Galicia Regional 

Foodie Guide

a sweeping landscape scene over rolling hills that are full of yellow flowers. Mountains peak in the background.

Welcome to the Galicia region. Come explore with us with our Galicia regional foodie guide!

Exploring the far northern Galicia region by food is like opening a foodie treasure trove. With a rugged coastline that divides two seas, undulating hills, and large fertile plains that benefit from the highest annual rainfall in Spain

Galician cuisine is perhaps most famous for the stunning dessert, the Tarta de Santiago, but visitors to the region should take time to explore the many delicacies and dishes that are made in the region. 

A trip to Galicia is not complete without sampling the incredible range of fresh seafood, meat, and dairy foods that are produced locally and which are sure to leave a lasting impression on even the most well-traveled foodie

A regional map of Spain detailig the boundaries and location of the Galicia region in the northwest

An Introduction to the Galicia region of Spain

Galicia is located In the far northwest of Spain and is bordered by the Atlantic Ocean to the west and the Cantabrian Sea to the north. The inland Galician region is defined by rolling hills and several mountain ranges to the east and south where the region meets Portugal. 

The largest city within the Galician region is A Coruña which is located in the Golfo Ártabro, a large gulf where the city bustles with around 250,000 inhabitants. The city is surrounded by azure blue waters and boasts a large white sand beach that opens up to the Cantabrian Sea to the north. 

The political and central capital of the Galician region is the city of Santiago de Compostela, which attracts more than 200,000 pilgrims each year who culminate once completing the Camino de Santiago pilgrimage route (known in English as the Way of St. James).

Alongside many historic buildings scattered throughout the city lies the old town district, where a wealth of tapas bars and exceptional restaurants serve local Galician cuisine

Other significant city centers within the Galicia region are the seaside cities of​​ Vigo and Pontevedra, and inland there are the regional cities of Ourense and Lugo (which is noted as the only city in the world to be surrounded by completely intact Roman walls).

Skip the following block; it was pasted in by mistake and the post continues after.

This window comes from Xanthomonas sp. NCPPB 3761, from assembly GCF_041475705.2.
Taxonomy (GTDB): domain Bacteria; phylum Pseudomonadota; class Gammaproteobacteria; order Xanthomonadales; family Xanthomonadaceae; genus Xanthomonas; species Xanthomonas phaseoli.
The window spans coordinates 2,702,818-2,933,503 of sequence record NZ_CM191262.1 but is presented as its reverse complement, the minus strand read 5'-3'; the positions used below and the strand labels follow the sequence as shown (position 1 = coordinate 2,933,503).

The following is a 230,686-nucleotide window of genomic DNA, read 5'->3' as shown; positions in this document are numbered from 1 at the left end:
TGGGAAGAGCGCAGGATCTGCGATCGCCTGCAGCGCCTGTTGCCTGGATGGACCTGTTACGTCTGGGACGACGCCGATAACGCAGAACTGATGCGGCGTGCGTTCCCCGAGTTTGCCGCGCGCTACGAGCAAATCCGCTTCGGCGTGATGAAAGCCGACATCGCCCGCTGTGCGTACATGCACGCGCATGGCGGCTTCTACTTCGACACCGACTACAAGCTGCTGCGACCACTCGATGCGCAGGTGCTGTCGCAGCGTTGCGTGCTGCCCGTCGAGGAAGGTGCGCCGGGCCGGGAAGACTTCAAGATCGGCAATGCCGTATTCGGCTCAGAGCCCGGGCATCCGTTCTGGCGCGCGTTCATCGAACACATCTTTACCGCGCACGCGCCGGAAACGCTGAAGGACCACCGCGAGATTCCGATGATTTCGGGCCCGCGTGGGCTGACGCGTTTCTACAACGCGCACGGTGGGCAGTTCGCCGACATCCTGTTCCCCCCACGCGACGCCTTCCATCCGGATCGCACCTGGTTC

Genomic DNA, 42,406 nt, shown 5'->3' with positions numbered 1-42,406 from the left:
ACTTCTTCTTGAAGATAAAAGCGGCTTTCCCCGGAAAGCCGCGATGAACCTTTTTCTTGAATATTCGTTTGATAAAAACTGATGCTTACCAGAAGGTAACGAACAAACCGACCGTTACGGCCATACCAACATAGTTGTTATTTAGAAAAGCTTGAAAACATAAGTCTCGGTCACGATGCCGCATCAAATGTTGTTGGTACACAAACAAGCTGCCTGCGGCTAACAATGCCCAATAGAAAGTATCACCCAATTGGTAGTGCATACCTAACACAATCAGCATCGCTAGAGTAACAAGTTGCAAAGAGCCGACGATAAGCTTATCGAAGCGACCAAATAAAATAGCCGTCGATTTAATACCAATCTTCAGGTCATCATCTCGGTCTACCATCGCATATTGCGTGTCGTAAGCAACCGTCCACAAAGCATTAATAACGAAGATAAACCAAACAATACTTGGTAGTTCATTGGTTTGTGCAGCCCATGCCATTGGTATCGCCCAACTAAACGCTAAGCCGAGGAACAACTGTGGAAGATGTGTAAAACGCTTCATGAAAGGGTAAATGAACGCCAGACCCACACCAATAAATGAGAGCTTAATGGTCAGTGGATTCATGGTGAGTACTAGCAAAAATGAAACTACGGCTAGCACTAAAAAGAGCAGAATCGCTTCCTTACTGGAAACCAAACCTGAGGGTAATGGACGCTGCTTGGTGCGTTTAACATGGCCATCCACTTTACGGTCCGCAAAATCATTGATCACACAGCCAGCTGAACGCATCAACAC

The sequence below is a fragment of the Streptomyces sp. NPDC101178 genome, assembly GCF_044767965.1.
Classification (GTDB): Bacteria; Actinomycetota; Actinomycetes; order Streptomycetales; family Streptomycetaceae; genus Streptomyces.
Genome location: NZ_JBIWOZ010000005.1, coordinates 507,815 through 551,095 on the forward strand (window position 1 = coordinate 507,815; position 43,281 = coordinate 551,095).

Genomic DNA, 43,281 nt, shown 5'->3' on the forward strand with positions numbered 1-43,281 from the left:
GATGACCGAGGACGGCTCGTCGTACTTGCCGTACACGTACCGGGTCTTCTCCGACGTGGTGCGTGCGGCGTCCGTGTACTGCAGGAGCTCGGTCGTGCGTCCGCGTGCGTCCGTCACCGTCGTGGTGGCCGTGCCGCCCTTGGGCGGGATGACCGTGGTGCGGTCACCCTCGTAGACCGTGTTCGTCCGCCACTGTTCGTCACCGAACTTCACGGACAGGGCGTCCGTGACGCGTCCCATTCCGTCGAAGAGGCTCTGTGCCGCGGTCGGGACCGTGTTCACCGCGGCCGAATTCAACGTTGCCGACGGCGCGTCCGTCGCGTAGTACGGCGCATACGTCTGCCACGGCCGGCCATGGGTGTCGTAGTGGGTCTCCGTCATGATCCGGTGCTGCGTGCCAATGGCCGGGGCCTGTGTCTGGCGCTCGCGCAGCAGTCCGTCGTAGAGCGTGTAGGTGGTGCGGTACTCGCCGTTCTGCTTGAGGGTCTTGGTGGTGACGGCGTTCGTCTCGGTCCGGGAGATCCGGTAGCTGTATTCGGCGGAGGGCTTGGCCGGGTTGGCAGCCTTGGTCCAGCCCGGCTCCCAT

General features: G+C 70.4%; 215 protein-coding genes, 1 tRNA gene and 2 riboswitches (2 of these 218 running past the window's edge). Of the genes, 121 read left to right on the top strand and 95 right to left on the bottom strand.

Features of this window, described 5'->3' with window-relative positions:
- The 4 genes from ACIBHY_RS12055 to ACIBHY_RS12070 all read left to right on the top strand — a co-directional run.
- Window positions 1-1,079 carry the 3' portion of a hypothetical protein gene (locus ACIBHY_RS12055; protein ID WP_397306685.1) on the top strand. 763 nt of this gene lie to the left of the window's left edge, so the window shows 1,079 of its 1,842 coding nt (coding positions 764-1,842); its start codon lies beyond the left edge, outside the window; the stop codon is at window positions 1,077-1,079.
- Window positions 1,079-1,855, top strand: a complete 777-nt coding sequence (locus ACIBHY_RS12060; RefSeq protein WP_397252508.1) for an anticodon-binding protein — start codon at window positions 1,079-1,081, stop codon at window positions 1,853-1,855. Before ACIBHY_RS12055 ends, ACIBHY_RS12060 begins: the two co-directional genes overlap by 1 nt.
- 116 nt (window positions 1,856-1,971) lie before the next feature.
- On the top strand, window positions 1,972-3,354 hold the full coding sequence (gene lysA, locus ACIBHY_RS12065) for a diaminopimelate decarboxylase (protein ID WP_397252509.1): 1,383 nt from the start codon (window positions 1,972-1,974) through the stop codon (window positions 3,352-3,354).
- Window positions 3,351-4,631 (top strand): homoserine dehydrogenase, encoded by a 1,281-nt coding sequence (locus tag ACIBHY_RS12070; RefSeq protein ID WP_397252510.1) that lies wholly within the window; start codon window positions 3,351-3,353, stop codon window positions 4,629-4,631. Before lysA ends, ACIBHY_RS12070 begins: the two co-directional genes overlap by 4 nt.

a tapas bar in the heart of Santiago de Campostella opens its front door  where a soft yellow light illuminates the many tapas dishes on display inside.

Galician food and fresh produce

Due to the regions access to the cool waters of the Atlantic ocean, seafood and fish ingredients feature prominently in many of the dishes from the Galicia region. Dishes such as Polbo á feira (octopus soup) and Percebes (known as Goose barnacles in English) are just two such examples.

Another staple of the Galicia region is the humble potato. Galicia benefits from one of the highest annual rainfalls in Spain, providing lush green meadows that are ideal for year-round growing of a range of seasonal crops, fruit, and vegetables. 

Agriculturally farmed products are steeped in history in Galicia and produce such as maize and wheat are staples in the Galician diet, with various artisan bread being made throughout. 

Galicia’s climate is also perfectly suited for its well-established dairy farming sector, providing the region with a variety of rich cheeses, milk, and other dairy products.

With fertile grazing land, Galicia has a strong animal husbandry sector, offering excellent quality meat products, poultry, and game meats.

a white plate of raw Percebes (goosneck barnicles in English).
Some octopus garnished with paprika sit on a bed of potato scallops

Some typical Galician dishes include:

Check out these great recipe guides from the Galicia region;

 

Empanada gallega

Lacón a la Gallega

Shrimp and mussels pasta

A large empanada gallega sits cut up into peices on some parchment paper

Galician Cheese Production